Kaiser Permanente is a highly regarded health maintenance organization, and I like them well enough. Certainly I do not count myself among all those whiners you hear complaining about how they took off the wrong leg and stuff, like they’re so perfect. I mean, they can do that only once at most, and then it’s problem solved.

They’ve never offered to take anything off of me. I had a fatty deposit on my eyeball once that they figured could stay put. Got something they call fibroid tumors growing inside me and something else hanging out of my urethra like a damn pee deflector, and their surgeons won’t get out of bed for any of those, either. They won’t even slice off the mole where my eyebrow used to be. Sucker is big enough to throw shade but the only C-word they keep using is “cosmetic.” During my colonoscopy, everything looked so good that they not only didn’t nip anything out, but they didn’t even need to clean the itty bitty camera afterwards. All they ever do when I point out potentially fatal conditions is offer to keep an eye on things.

That’s the real problem with Kaiser. They never find anything wrong with me. I’ve explained to anyone who still listens that there’s something wrong with my heart. It skips and flutters and doesn’t kick in on a hike until I’ve gone a quarter mile or so, when it finally says oh fine and starts working again, and sure, then it gets me up a mountain and back, but you can’t tell me people don’t die in the first quarter mile. They do.

The doctors humor me. They’ve stuck electrodes on me and put me on a treadmill and hooked me up to machines and did a lung function test and most anything I’ve asked them to do, and everything always comes out just fine. They’re quacks.

Take the other day. My crustacean tubes have been clogged up since I got the flu in February, so I consulted the Ear Nose and Throat contingency. They gave me a hearing test. They stuck doo-dads in my ears and disappeared into a different room and had me push a button when I heard things. Well, evidently, they haven’t seen such a good hearing test on an old lady in ages. They couldn’t stop gushing about it. Evidently, I could track whales from fifty miles inland. But heck. They stuck the sounds right in my ears. I’d like to see them try it from a few yards away, behind the crustacean tubes’ backs.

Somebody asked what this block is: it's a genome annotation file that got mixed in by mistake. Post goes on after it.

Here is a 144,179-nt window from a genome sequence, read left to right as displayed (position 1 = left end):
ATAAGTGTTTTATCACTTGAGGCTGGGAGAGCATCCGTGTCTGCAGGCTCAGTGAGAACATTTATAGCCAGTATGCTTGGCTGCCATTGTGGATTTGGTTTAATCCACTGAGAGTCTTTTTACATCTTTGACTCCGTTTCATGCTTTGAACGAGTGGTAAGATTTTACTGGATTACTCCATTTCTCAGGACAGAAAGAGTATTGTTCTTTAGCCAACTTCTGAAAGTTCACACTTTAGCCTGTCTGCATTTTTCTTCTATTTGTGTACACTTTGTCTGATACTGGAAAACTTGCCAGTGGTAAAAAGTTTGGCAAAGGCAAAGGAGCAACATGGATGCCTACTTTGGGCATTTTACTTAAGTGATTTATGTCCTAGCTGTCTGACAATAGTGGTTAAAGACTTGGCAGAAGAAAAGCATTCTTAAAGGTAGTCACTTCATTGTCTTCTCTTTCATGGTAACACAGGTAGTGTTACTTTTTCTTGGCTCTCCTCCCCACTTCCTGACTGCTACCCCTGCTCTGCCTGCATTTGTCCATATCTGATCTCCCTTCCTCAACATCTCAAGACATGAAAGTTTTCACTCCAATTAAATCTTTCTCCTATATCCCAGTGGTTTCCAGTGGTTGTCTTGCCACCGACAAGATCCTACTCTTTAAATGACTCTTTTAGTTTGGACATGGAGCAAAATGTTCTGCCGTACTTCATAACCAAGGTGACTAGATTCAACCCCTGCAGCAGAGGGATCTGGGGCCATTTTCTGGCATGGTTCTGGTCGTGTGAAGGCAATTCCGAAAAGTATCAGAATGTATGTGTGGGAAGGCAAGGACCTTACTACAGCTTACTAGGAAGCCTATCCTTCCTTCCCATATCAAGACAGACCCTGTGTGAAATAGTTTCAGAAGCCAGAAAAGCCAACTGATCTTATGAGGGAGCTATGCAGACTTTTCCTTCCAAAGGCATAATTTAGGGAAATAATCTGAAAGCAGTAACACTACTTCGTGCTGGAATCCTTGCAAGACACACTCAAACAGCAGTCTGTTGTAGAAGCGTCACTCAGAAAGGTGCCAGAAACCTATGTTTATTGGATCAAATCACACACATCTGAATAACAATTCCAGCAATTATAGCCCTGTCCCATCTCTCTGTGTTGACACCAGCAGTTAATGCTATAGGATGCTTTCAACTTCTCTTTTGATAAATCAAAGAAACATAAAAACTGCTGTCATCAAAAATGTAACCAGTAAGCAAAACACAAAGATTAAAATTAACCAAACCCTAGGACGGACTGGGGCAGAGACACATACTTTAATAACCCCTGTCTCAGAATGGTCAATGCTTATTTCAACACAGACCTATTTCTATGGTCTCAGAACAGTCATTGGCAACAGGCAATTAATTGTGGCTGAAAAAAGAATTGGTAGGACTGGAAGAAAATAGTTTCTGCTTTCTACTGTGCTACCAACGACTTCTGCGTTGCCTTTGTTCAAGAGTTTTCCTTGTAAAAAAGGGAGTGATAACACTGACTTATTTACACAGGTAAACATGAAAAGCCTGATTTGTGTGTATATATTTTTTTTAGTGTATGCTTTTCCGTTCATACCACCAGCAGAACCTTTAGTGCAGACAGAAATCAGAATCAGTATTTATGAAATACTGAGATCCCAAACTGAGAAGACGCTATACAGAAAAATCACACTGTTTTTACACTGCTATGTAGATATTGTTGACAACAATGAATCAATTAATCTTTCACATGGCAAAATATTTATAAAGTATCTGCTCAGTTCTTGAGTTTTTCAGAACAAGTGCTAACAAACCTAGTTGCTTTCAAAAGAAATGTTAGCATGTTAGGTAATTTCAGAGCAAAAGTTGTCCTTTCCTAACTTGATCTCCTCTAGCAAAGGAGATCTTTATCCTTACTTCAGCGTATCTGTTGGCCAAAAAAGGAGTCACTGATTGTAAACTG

That’s what the nurse-lady did when I was taking my physical exam for postal work back in the ’70s. She got at one end of the hall and asked me to repeat what she said, getting softer all the time. “Pancake,” she said. “Pancake,” I said back. “What?” she said.

That’s how you conduct a hearing test. Well, it was silly anyway. Letter carriers never listen to anyone. They had us lift a seventy-pound sack, which was at least germane to the job. For the rest, they could have just dispensed with the physical and issued us bullet-proof vests, and we’d have been fine for anything that was likely to come up in the station.

So the ENT doctor came in and said more nice things about my hearing test and looked in my throat, where he claims he saw my crustacean tubes winking at him and looking tip-top, and then he looked in my ears and told me, breathlessly, that I had beautiful ear drums, and wrote me a prescription for Flonase just for the hell of it and called it a day. They’re all about the flattery, Kaiser. Apparently I am a pink paragon of perfection.

Basically, they don’t think I’m ever going to die of anything, and that’s just medically incompetent. They have no credibility. I’m not buying any of it until someone peers down my throat and up my butt and between my toes and tells me it looks like I have a touch of being about to be hit by a bus.

And they’re going to want to keep an eye on that.